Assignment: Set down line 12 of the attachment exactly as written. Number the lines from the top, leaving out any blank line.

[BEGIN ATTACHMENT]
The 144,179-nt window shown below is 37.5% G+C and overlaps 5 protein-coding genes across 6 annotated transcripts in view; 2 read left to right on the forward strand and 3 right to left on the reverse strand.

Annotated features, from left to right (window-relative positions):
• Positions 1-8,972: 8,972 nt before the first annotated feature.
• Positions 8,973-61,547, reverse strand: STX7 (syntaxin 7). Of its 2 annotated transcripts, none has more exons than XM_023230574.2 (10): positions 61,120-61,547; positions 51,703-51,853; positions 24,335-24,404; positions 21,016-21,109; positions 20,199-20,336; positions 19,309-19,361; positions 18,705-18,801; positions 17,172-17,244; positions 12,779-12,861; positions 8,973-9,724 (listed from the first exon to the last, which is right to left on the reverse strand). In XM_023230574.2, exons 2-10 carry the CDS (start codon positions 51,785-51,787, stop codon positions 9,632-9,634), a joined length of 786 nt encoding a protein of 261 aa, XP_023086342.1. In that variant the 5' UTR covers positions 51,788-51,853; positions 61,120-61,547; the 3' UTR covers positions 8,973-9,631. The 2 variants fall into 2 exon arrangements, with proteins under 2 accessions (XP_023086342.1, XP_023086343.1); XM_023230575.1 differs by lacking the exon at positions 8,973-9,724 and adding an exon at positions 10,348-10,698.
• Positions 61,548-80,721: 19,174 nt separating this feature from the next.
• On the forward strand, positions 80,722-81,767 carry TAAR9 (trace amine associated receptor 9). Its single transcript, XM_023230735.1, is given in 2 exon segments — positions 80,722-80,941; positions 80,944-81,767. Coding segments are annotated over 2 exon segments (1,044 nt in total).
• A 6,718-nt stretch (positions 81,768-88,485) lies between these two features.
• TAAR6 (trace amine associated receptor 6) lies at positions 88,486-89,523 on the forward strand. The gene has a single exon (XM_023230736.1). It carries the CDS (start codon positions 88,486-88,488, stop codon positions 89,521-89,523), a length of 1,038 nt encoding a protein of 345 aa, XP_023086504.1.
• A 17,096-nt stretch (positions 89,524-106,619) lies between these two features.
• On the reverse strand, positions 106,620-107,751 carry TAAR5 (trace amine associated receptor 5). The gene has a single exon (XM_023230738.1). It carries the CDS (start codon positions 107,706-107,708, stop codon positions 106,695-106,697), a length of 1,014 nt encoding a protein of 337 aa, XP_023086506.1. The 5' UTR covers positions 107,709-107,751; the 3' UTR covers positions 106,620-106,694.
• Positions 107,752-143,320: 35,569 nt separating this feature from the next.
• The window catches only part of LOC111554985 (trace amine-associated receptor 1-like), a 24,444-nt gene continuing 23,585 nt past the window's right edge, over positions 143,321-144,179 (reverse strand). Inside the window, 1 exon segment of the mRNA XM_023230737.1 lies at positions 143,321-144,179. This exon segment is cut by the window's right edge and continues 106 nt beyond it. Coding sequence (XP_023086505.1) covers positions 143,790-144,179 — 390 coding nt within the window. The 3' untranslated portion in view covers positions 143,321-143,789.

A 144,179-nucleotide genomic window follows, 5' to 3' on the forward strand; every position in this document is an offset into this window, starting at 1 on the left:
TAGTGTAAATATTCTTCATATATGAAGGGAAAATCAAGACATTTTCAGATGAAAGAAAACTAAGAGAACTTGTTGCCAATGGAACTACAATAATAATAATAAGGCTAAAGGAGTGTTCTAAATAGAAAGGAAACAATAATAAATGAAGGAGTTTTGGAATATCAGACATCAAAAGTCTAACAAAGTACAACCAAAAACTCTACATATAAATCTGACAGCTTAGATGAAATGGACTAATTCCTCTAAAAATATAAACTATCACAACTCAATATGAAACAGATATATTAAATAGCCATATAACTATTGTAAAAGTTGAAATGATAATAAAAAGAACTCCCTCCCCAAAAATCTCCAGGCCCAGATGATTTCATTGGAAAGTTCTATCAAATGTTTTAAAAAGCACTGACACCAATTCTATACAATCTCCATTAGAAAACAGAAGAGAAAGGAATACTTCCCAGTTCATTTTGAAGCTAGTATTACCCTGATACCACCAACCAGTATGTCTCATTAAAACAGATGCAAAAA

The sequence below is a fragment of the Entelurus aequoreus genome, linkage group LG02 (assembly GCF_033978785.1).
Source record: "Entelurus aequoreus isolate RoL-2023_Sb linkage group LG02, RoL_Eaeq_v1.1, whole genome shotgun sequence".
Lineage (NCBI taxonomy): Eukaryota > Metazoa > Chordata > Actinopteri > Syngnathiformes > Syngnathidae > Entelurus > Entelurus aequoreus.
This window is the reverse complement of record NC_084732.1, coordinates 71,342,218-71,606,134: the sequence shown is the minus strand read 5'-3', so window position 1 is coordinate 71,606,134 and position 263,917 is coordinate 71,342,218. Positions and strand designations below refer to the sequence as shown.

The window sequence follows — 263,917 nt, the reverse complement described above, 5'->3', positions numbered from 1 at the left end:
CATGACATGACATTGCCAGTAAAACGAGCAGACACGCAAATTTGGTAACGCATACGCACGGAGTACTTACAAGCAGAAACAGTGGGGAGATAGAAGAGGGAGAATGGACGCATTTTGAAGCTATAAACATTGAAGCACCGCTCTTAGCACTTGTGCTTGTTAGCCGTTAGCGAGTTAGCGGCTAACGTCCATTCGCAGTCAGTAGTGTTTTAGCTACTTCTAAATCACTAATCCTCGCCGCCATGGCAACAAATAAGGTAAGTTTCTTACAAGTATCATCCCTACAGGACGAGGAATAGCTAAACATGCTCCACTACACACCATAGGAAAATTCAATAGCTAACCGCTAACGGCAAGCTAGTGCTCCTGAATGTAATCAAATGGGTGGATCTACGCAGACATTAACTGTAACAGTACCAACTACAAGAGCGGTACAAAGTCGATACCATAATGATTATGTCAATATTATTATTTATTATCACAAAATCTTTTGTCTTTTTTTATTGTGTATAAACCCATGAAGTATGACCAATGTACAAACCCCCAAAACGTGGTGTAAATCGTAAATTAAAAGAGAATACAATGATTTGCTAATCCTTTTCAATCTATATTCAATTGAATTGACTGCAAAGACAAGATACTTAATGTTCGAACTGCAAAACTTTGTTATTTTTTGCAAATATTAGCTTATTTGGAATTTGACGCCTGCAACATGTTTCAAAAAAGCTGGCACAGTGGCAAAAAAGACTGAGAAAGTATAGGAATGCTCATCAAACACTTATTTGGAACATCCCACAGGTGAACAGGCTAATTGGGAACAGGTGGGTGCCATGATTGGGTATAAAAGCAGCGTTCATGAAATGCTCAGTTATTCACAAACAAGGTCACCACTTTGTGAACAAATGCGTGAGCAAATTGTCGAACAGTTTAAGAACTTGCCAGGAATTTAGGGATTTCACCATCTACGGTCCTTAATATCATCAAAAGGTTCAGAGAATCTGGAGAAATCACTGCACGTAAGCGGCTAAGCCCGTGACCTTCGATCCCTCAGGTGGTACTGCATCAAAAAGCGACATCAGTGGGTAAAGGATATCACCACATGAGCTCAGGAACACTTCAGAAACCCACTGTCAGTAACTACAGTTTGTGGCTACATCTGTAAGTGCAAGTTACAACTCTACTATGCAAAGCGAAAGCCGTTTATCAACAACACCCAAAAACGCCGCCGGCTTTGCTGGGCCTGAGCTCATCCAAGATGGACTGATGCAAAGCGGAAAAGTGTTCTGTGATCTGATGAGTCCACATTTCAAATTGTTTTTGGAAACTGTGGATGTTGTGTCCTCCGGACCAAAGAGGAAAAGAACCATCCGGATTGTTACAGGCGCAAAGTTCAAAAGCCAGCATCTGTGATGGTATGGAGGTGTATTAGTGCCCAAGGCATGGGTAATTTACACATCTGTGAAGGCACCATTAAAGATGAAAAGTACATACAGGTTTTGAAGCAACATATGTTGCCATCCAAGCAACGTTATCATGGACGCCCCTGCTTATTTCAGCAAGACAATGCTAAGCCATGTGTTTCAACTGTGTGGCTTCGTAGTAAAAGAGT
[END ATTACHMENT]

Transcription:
• The window catches only part of LOC111554985 (trace amine-associated receptor 1-like), a 24,444-nt gene continuing 23,585 nt past the window's right edge, over positions 143,321-144,179 (reverse strand). Inside the window, 1 exon segment of the mRNA XM_023230737.1 lies at positions 143,321-144,179. This exon segment is cut by the window's right edge and continues 106 nt beyond it. Coding sequence (XP_023086505.1) covers positions 143,790-144,179 — 390 coding nt within the window. The 3' untranslated portion in view covers positions 143,321-143,789.